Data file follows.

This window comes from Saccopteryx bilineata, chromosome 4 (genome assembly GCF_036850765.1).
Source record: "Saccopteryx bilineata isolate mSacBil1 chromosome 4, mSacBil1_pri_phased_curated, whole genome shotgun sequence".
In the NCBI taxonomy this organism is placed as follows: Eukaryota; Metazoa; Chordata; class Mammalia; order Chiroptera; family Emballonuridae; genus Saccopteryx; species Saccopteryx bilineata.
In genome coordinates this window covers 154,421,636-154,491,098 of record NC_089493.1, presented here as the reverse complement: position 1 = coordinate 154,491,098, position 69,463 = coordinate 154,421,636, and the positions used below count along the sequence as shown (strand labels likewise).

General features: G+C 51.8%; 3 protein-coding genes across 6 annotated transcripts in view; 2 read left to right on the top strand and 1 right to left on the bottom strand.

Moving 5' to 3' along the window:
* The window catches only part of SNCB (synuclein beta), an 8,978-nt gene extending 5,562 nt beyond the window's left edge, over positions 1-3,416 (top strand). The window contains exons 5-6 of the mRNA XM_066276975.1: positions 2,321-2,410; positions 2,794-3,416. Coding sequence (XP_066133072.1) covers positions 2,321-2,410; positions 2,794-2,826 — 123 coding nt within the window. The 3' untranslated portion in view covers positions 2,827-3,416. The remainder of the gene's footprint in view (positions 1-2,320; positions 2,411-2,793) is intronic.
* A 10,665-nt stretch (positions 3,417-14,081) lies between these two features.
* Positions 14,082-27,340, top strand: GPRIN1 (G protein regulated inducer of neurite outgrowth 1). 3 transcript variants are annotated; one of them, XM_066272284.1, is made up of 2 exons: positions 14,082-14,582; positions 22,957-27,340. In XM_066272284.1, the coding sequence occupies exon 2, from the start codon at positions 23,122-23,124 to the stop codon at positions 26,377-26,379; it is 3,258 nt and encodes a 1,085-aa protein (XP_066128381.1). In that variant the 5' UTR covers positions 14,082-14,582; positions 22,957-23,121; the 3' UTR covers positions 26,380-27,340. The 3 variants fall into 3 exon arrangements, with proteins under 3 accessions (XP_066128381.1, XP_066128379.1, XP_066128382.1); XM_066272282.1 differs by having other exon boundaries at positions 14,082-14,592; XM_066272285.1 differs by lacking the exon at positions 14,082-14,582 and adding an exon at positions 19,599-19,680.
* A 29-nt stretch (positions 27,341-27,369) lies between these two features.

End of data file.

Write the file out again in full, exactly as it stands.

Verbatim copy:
This window comes from Saccopteryx bilineata, chromosome 4 (genome assembly GCF_036850765.1).
Source record: "Saccopteryx bilineata isolate mSacBil1 chromosome 4, mSacBil1_pri_phased_curated, whole genome shotgun sequence".
In the NCBI taxonomy this organism is placed as follows: Eukaryota; Metazoa; Chordata; class Mammalia; order Chiroptera; family Emballonuridae; genus Saccopteryx; species Saccopteryx bilineata.
In genome coordinates this window covers 154,421,636-154,491,098 of record NC_089493.1, presented here as the reverse complement: position 1 = coordinate 154,491,098, position 69,463 = coordinate 154,421,636, and the positions used below count along the sequence as shown (strand labels likewise).

General features: G+C 51.8%; 3 protein-coding genes across 6 annotated transcripts in view; 2 read left to right on the top strand and 1 right to left on the bottom strand.

Moving 5' to 3' along the window:
* The window catches only part of SNCB (synuclein beta), an 8,978-nt gene extending 5,562 nt beyond the window's left edge, over positions 1-3,416 (top strand). The window contains exons 5-6 of the mRNA XM_066276975.1: positions 2,321-2,410; positions 2,794-3,416. Coding sequence (XP_066133072.1) covers positions 2,321-2,410; positions 2,794-2,826 — 123 coding nt within the window. The 3' untranslated portion in view covers positions 2,827-3,416. The remainder of the gene's footprint in view (positions 1-2,320; positions 2,411-2,793) is intronic.
* A 10,665-nt stretch (positions 3,417-14,081) lies between these two features.
* Positions 14,082-27,340, top strand: GPRIN1 (G protein regulated inducer of neurite outgrowth 1). 3 transcript variants are annotated; one of them, XM_066272284.1, is made up of 2 exons: positions 14,082-14,582; positions 22,957-27,340. In XM_066272284.1, the coding sequence occupies exon 2, from the start codon at positions 23,122-23,124 to the stop codon at positions 26,377-26,379; it is 3,258 nt and encodes a 1,085-aa protein (XP_066128381.1). In that variant the 5' UTR covers positions 14,082-14,582; positions 22,957-23,121; the 3' UTR covers positions 26,380-27,340. The 3 variants fall into 3 exon arrangements, with proteins under 3 accessions (XP_066128381.1, XP_066128379.1, XP_066128382.1); XM_066272282.1 differs by having other exon boundaries at positions 14,082-14,592; XM_066272285.1 differs by lacking the exon at positions 14,082-14,582 and adding an exon at positions 19,599-19,680.
* A 29-nt stretch (positions 27,341-27,369) lies between these two features.